The likelihood of normalization of ties between NATO and Russia is bleak, according to Russia’s Permanent Representative to NATO, Alexander Grushko, Tass news agency reported Saturday. The comments come amid rising tensions between the two parties as the military alliance’s expansion right up to Russia’s doorsteps has angered the country.

“I will confess honestly, I don’t know what our interlocutors mean by ‘business as usual’ when they say cooperation as earlier is impossible,” Grushko said late Friday. “From today’s meetings we only realized that on the one hand, we are called upon to return to the strategic partnership policy with the West, but NATO is saying cooperation with Russia is impossible.”

Russia attracted criticism from NATO and the United States after it annexed the Crimean Peninsula in March 2014. Since then, Moscow has completed a military base in the Arctic Circle and deployed troops near the borders of some of the Baltic states, while regularly carrying out air drills near northern European countries such as Finland.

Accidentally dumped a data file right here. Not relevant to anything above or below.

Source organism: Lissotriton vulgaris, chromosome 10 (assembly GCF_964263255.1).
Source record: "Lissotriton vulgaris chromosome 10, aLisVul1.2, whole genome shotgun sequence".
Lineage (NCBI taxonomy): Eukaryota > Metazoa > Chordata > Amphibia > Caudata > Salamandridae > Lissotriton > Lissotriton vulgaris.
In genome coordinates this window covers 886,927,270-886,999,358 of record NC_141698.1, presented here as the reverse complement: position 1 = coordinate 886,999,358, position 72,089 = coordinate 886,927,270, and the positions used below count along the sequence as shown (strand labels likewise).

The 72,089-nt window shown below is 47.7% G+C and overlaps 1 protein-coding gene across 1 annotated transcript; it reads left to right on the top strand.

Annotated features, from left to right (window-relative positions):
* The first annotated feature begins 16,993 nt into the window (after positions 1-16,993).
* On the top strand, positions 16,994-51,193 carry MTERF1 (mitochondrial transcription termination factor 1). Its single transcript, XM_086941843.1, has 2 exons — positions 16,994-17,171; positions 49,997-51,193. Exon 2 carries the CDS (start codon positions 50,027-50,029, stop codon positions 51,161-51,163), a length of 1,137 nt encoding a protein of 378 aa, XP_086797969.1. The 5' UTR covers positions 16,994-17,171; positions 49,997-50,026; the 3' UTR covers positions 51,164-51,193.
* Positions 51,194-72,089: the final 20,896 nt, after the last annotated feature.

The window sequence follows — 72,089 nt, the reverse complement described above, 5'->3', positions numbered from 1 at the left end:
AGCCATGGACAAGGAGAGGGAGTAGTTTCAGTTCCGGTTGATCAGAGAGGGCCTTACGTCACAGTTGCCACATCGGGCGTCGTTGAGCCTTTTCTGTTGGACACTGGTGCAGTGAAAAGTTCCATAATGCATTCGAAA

Alexander Grushko Russian ambassador to NATO, Alexander Grushko, speaks after a NATO-Russia Council at the Alliance's headquarters in Brussels, April 20, 2016. Photo: REUTERS/Francois Lenoir

Grushko noted that “NATO unilaterally severed and terminated all cooperation projects that really strengthened the security of both NATO countries and Russia.”

“There are no signs yet that NATO is ready to return to normal interaction that would give added value to the security of NATO countries and Russia. And this, of course, narrows the opportunities for political dialogue," Grushko said, according to the Russian news agency.

On Friday, Russia also denounced NATO’s invitation to Montenegro to become its 29th member, saying the move could further heighten tensions in Europe. To join the military alliance, Montenegro must get approval from the legislative bodies of all 28 nations in NATO, including the U.S. Senate.

“In general, our stance is that NATO’s further expansion is a negative process,” Kremlin spokesman Dmitry Peskov said. “This process yields nothing from the point of view of European security.”

“On the contrary, this process risks further increasing tensions on the continent,” Peskov added.